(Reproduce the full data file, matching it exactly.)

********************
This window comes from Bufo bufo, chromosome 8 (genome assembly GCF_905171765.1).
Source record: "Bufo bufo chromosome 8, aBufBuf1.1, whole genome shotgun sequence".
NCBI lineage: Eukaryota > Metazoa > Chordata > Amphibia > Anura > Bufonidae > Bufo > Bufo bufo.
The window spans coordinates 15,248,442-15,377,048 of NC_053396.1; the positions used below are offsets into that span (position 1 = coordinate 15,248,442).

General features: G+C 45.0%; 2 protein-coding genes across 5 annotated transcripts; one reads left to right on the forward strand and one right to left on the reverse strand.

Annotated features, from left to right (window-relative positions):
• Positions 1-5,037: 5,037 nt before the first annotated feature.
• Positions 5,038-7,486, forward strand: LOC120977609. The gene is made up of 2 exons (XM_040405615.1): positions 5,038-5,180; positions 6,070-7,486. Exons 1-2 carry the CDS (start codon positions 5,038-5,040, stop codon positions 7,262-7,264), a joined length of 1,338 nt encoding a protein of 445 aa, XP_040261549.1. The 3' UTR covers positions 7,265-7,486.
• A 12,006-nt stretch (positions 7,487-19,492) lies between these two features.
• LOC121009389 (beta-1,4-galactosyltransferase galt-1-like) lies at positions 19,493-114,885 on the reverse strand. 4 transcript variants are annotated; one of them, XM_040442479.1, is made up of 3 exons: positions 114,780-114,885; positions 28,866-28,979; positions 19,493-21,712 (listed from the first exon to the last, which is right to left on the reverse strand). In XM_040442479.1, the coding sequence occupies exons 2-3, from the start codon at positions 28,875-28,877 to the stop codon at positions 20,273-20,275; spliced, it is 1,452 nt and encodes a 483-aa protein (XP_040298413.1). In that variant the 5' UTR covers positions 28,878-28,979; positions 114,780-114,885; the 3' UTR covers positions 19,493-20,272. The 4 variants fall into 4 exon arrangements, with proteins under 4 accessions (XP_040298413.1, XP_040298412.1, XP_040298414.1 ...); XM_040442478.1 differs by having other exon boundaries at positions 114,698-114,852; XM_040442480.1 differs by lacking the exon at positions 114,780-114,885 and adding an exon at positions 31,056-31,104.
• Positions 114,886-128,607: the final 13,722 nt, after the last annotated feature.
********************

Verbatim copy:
This window comes from Bufo bufo, chromosome 8 (genome assembly GCF_905171765.1).
Source record: "Bufo bufo chromosome 8, aBufBuf1.1, whole genome shotgun sequence".
NCBI lineage: Eukaryota > Metazoa > Chordata > Amphibia > Anura > Bufonidae > Bufo > Bufo bufo.
The window spans coordinates 15,248,442-15,377,048 of NC_053396.1; the positions used below are offsets into that span (position 1 = coordinate 15,248,442).

General features: G+C 45.0%; 2 protein-coding genes across 5 annotated transcripts; one reads left to right on the forward strand and one right to left on the reverse strand.

Annotated features, from left to right (window-relative positions):
• Positions 1-5,037: 5,037 nt before the first annotated feature.
• Positions 5,038-7,486, forward strand: LOC120977609. The gene is made up of 2 exons (XM_040405615.1): positions 5,038-5,180; positions 6,070-7,486. Exons 1-2 carry the CDS (start codon positions 5,038-5,040, stop codon positions 7,262-7,264), a joined length of 1,338 nt encoding a protein of 445 aa, XP_040261549.1. The 3' UTR covers positions 7,265-7,486.
• A 12,006-nt stretch (positions 7,487-19,492) lies between these two features.
• LOC121009389 (beta-1,4-galactosyltransferase galt-1-like) lies at positions 19,493-114,885 on the reverse strand. 4 transcript variants are annotated; one of them, XM_040442479.1, is made up of 3 exons: positions 114,780-114,885; positions 28,866-28,979; positions 19,493-21,712 (listed from the first exon to the last, which is right to left on the reverse strand). In XM_040442479.1, the coding sequence occupies exons 2-3, from the start codon at positions 28,875-28,877 to the stop codon at positions 20,273-20,275; spliced, it is 1,452 nt and encodes a 483-aa protein (XP_040298413.1). In that variant the 5' UTR covers positions 28,878-28,979; positions 114,780-114,885; the 3' UTR covers positions 19,493-20,272. The 4 variants fall into 4 exon arrangements, with proteins under 4 accessions (XP_040298413.1, XP_040298412.1, XP_040298414.1 ...); XM_040442478.1 differs by having other exon boundaries at positions 114,698-114,852; XM_040442480.1 differs by lacking the exon at positions 114,780-114,885 and adding an exon at positions 31,056-31,104.
• Positions 114,886-128,607: the final 13,722 nt, after the last annotated feature.